Phoenix Reisen said the federal government had agreed to allow some crew to eventually fly home to the Philippines and Indonesia.
About 850 of the vessel’s fit travellers were flown back to Europe last weekend but a handful of remaining passengers are being quarantined in a Perth hotel.
A 69-year-old foreign man – one of 55 confirmed cases from the ship – died in hospital on Thursday.
Phoenix Reisen said he had suffered previous illnesses.
WikiLeaks founder Julian Assange isn’t eligible to be temporarily released from jail as part of the UK government’s plan to mitigate coronavirus in prisons.
There are now 88 prisoners and 15 staff who have tested positive for COVID-19 in the country and more than a quarter of prison staff are absent or self-isolating due to the pandemic.
Justice Secretary Robert Buckland has announced that selected low-risk offenders, who are within weeks of their release dates, will be GPS-tagged and temporarily freed to ease pressure on the National Health Service.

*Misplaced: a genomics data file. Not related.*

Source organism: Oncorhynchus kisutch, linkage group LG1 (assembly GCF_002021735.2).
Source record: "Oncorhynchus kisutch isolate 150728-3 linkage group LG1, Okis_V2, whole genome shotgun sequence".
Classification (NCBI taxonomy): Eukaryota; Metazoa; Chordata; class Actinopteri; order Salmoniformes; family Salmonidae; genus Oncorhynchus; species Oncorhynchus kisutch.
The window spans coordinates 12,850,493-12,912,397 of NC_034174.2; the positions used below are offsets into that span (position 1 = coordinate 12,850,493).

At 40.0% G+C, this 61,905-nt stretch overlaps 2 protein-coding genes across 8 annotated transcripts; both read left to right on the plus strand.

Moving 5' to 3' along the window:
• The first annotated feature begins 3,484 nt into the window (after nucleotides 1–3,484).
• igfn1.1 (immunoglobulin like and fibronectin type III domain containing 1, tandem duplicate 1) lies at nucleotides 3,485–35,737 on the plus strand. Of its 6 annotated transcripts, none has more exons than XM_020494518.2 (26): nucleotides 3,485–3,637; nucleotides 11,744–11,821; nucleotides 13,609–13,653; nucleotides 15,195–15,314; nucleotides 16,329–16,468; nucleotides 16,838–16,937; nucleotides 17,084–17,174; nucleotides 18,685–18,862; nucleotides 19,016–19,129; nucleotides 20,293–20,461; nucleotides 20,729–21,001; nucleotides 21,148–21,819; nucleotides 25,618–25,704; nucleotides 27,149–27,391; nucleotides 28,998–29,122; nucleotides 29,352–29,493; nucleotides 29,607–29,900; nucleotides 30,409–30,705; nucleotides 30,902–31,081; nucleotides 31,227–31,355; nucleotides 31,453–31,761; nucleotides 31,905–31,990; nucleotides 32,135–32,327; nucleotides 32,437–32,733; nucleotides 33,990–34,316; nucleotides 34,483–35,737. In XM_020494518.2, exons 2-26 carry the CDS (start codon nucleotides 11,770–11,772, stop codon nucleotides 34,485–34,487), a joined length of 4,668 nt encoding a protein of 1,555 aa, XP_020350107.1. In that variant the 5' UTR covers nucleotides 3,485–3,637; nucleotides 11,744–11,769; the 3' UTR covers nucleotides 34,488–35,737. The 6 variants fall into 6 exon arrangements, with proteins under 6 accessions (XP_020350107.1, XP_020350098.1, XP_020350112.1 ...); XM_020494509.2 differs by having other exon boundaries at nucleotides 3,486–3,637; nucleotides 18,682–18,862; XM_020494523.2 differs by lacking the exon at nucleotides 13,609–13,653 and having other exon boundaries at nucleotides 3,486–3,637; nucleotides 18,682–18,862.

“This government is committed to ensuring that justice is served to those who break the law,” he said in a statement on Saturday.
“But this is an unprecedented situation because if coronavirus takes hold in our prisons, the NHS could be overwhelmed and more lives put at risk”.
Wikileaks founder Julian Assange will not be temporarily released from jail. Picture: Justin Tallis/AFP
The Ministry of Justice confirmed with AAP that Julian Assange, who is being held on remand in Belmarsh prison, will not be temporarily released because he’s not serving a custodial sentence and therefore not eligible.
The government is also working to expedite sentencing hearings for those on remand to reduce crowding in jails, but the Australian won’t be affected by that measure either.